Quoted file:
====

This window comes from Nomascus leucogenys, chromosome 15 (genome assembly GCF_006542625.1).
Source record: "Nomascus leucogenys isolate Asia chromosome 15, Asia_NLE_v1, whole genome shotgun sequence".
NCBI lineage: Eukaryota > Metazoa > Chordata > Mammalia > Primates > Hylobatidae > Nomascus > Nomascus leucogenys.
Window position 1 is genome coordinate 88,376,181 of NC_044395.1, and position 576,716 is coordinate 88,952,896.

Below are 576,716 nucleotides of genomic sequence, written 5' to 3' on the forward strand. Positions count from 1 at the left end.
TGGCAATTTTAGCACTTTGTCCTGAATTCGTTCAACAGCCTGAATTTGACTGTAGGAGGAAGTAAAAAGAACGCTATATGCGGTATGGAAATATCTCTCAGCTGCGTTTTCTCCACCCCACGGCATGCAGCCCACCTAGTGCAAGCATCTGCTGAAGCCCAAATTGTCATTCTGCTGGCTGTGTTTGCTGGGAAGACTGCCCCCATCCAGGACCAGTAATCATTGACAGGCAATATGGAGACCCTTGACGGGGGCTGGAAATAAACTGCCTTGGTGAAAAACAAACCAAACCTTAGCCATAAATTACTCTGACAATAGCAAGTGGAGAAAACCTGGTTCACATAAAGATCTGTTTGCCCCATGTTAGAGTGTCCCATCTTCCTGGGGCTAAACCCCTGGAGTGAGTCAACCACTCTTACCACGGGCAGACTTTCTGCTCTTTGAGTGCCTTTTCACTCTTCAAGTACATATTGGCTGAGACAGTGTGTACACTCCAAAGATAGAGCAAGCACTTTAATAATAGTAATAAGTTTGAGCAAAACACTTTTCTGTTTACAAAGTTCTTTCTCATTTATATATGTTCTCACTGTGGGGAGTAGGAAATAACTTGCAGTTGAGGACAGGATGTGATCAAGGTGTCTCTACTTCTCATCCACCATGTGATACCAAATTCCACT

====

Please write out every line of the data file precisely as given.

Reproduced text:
This window comes from Nomascus leucogenys, chromosome 15 (genome assembly GCF_006542625.1).
Source record: "Nomascus leucogenys isolate Asia chromosome 15, Asia_NLE_v1, whole genome shotgun sequence".
NCBI lineage: Eukaryota > Metazoa > Chordata > Mammalia > Primates > Hylobatidae > Nomascus > Nomascus leucogenys.
Window position 1 is genome coordinate 88,376,181 of NC_044395.1, and position 576,716 is coordinate 88,952,896.

Below are 576,716 nucleotides of genomic sequence, written 5' to 3' on the forward strand. Positions count from 1 at the left end.
TGGCAATTTTAGCACTTTGTCCTGAATTCGTTCAACAGCCTGAATTTGACTGTAGGAGGAAGTAAAAAGAACGCTATATGCGGTATGGAAATATCTCTCAGCTGCGTTTTCTCCACCCCACGGCATGCAGCCCACCTAGTGCAAGCATCTGCTGAAGCCCAAATTGTCATTCTGCTGGCTGTGTTTGCTGGGAAGACTGCCCCCATCCAGGACCAGTAATCATTGACAGGCAATATGGAGACCCTTGACGGGGGCTGGAAATAAACTGCCTTGGTGAAAAACAAACCAAACCTTAGCCATAAATTACTCTGACAATAGCAAGTGGAGAAAACCTGGTTCACATAAAGATCTGTTTGCCCCATGTTAGAGTGTCCCATCTTCCTGGGGCTAAACCCCTGGAGTGAGTCAACCACTCTTACCACGGGCAGACTTTCTGCTCTTTGAGTGCCTTTTCACTCTTCAAGTACATATTGGCTGAGACAGTGTGTACACTCCAAAGATAGAGCAAGCACTTTAATAATAGTAATAAGTTTGAGCAAAACACTTTTCTGTTTACAAAGTTCTTTCTCATTTATATATGTTCTCACTGTGGGGAGTAGGAAATAACTTGCAGTTGAGGACAGGATGTGATCAAGGTGTCTCTACTTCTCATCCACCATGTGATACCAAATTCCACT